Cape Flattery is the northwesternmost point of the contiguous United States, and it’s a great location for nature photography. It is located on the Olympic Peninsula in Washington State and can be accessed by driving West along Highway 112 toward Neah Bay. At Neah Bay, follow the signs for Cape Flattery. The Cape Flattery road ends at the trail head; the trail to Cape Flattery is approximately .75 miles (1.2 kilometers) long. The hike is downhill nearly the entire length until it reaches the viewpoints overlooking the Pacific Ocean. Just be prepared for the uphill climb to return to your car!
Cape flattery trail
The Olympic Peninsula is covered with lush green forests, and the Cape Flattery Trail does not disappoint. While it may not have moss dripping from the trees, as you can see in the Quinault Rain Forest, there is still plenty of moss and other beautiful green plants to observe.
The forest is thick with trees and plants until approximately 300 feet (91.5 meters) from the coast. Portions of the trail have a boardwalk that, when combined with the dense forest surrounding the trail, can make one feel a bit like a member of the Swiss Family Robinson.
For the majority of the trail, I utilized my Canon EF 24-70mm f/2.8L II USM lens to ensure that I captured the full view of the forest. I used my Canon EF 70-200mm f/2.8L II USM lens for some shots to capture the details of soaring trees, but I quickly switched back to the 24-70mm lens to see the wider angles.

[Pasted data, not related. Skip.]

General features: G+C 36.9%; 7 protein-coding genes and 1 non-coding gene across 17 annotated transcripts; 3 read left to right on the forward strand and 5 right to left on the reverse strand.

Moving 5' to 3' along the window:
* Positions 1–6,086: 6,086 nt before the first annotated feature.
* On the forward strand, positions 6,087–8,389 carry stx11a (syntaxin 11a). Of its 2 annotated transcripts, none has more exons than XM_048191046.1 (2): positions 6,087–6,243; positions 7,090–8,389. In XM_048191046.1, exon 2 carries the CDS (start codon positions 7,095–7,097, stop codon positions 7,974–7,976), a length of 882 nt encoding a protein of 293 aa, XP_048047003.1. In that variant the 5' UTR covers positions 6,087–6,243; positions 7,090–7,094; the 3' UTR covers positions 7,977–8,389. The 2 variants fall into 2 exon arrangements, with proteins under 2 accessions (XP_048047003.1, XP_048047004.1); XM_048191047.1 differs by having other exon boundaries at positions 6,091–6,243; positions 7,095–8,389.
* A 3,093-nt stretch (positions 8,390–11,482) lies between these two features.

Once I reached the lookouts, I continued to use my 24-70mm lens primarily. The 24-70mm lens worked the best at most of the lookouts, as this part of the coast is full of closely packed inlets and caves created by the Pacific Ocean.
The only time it was necessary to use the 70-200mm lens was to accurately see the Cape Flattery lighthouse and capture details in the ocean. The Cape Flatterly lighthouse is located on Tatoosh Island, approximately .5 miles (.8 kilometers) from the shore. With my 24-70mm lens, I was able to capture panorama shots of the island and lighthouse, but the 70-200mm lens was needed to capture the red roof of the lighthouse and the moss clinging to the cliffs below, due to the distance. Brown palm kelp beds and forests of bull kelp beds surround the Cape, drifting just below the surface of the ocean. It is easy to observe sea otters playing and feeding in the kelp beds and seals swimming by the area.
Low lighting conditions are common in the area due to weather conditions. It is frequently cloudy and drizzly throughout the Olympic Peninsula. Be prepared with a jacket and waterproof shoes. While Cape Flattery often has gray skies, the views are spectacular and well worth the trip. Standing on a 100-foot (30.5 meters) cliff overlooking the Pacific Ocean is quite an awe-inspiring feeling. And to be able to say that you’ve visited the northwesternmost point of the contiguous United States is quite something to be said.